The American Society for Radiation Oncology (ASTRO) is concerned about proposed additional payment cuts to radiation therapy detailed in the Centers for Medicare and Medicaid Services' (CMS) proposed Medicare Physician Fee Schedule (MPFS), released July 8, 2015, which will take effect on January 1, 2016. Freestanding centers estimate that the combined impact of the Medicare proposals would result in a five to seven percent reduction in payment for radiation oncology services at community-based centers, although the cuts will vary and could be more than 10 percent for some freestanding centers, depending upon their patient population.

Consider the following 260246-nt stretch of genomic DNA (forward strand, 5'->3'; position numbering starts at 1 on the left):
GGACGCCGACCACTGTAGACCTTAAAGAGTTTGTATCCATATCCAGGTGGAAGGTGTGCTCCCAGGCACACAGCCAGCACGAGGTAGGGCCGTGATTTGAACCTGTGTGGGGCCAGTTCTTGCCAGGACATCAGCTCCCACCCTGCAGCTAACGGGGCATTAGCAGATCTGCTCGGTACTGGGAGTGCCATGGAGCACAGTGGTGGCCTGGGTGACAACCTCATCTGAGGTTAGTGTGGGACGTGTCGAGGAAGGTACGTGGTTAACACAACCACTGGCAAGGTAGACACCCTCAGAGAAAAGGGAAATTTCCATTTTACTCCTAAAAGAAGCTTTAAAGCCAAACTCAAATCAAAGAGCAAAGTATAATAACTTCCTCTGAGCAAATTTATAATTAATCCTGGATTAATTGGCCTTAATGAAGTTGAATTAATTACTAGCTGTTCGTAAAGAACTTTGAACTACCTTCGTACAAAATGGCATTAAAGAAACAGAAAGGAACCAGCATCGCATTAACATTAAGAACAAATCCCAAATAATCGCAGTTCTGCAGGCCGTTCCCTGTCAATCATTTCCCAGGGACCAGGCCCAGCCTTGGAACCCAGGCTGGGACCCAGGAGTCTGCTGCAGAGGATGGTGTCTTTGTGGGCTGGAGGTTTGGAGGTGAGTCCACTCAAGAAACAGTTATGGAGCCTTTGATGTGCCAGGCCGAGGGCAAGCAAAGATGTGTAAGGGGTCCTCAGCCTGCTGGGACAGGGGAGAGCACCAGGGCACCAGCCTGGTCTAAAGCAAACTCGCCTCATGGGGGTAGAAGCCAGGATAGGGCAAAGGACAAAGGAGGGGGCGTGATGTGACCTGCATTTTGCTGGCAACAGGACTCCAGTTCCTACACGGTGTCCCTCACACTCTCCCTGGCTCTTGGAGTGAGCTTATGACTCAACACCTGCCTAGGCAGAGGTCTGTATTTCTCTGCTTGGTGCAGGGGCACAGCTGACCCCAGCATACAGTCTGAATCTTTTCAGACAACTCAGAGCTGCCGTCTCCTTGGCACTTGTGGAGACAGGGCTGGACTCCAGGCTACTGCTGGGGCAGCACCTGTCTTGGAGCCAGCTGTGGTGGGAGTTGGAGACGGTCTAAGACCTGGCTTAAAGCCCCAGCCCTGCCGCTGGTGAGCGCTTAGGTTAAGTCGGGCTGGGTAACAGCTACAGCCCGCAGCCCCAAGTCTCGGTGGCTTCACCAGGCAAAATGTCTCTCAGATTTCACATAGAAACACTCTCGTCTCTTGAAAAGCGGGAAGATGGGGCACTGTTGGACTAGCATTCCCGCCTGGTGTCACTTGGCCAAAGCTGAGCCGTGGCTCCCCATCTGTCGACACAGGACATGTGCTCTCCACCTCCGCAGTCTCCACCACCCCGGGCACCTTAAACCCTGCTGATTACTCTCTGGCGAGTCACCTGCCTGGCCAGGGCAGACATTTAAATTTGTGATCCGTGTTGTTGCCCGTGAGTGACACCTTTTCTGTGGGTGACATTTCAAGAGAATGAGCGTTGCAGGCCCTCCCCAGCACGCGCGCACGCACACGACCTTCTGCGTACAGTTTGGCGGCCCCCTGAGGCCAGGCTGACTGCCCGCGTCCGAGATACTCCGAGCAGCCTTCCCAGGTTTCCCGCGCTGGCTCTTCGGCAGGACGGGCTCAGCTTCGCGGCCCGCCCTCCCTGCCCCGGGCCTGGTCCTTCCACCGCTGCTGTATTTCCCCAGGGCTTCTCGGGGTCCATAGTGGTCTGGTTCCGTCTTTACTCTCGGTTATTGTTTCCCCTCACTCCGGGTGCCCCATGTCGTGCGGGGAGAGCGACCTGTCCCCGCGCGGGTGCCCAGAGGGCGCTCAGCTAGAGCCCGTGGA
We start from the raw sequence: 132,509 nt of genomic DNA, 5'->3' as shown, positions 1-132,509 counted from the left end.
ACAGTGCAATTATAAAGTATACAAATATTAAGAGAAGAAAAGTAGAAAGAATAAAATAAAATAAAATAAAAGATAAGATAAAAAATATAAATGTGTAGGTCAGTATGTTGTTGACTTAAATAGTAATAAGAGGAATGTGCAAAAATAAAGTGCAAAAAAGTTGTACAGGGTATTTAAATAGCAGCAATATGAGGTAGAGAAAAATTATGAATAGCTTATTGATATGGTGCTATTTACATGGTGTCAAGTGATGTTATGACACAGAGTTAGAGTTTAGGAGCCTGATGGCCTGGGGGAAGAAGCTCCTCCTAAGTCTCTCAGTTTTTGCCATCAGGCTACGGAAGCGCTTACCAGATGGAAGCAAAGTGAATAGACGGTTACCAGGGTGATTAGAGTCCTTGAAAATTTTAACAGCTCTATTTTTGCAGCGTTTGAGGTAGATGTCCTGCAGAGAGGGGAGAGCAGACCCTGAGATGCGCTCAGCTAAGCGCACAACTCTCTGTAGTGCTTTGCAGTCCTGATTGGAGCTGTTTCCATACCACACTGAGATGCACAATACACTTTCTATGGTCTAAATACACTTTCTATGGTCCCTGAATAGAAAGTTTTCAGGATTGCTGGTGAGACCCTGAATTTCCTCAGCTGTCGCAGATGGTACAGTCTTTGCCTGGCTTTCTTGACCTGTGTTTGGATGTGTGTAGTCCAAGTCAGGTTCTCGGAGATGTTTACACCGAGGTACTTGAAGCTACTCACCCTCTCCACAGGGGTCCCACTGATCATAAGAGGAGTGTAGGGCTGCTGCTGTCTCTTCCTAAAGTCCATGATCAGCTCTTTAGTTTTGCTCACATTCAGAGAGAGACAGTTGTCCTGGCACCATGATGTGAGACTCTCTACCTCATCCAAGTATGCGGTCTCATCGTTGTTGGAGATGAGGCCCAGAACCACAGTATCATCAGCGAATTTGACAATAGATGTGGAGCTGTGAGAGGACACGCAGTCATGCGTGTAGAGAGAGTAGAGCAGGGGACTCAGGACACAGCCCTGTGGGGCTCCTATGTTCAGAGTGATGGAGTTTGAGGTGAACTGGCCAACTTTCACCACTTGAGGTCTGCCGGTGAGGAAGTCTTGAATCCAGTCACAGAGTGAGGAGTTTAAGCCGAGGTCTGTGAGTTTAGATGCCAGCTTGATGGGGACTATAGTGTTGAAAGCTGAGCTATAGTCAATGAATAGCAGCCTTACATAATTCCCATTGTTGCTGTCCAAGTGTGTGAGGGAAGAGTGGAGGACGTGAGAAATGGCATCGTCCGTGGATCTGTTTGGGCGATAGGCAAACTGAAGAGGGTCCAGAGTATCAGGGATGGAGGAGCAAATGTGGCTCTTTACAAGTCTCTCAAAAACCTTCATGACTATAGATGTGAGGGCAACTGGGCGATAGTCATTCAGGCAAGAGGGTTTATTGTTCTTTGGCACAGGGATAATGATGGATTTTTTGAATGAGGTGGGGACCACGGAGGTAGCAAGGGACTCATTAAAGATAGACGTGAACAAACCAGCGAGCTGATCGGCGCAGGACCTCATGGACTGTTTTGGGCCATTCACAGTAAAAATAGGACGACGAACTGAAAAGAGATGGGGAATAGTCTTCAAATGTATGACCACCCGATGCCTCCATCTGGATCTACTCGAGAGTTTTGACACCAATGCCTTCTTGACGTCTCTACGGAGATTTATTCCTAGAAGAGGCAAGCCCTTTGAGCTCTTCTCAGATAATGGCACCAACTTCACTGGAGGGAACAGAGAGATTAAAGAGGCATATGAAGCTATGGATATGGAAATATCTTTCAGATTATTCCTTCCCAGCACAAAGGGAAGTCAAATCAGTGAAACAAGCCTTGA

The proposed CY 2016 MPFS includes several significant adjustments for radiation oncology care. The proposed changes include setting reimbursement values for newly created treatment codes for conventional radiation therapy techniques and intensity modulated radiation therapy; increasing the assumed equipment utilization rates for radiation treatment delivery, which has the effect of reducing reimbursement for cancer treatment; and removing from the direct practice expense formula the costs associated with important equipment, most notably on-board imaging, which is critical to ensuring safe and accurate radiation treatments. ASTRO represents radiation oncology physicians practicing in hospitals and community-based clinics and will submit comments and recommendations in a letter to CMS by September 8, 2015.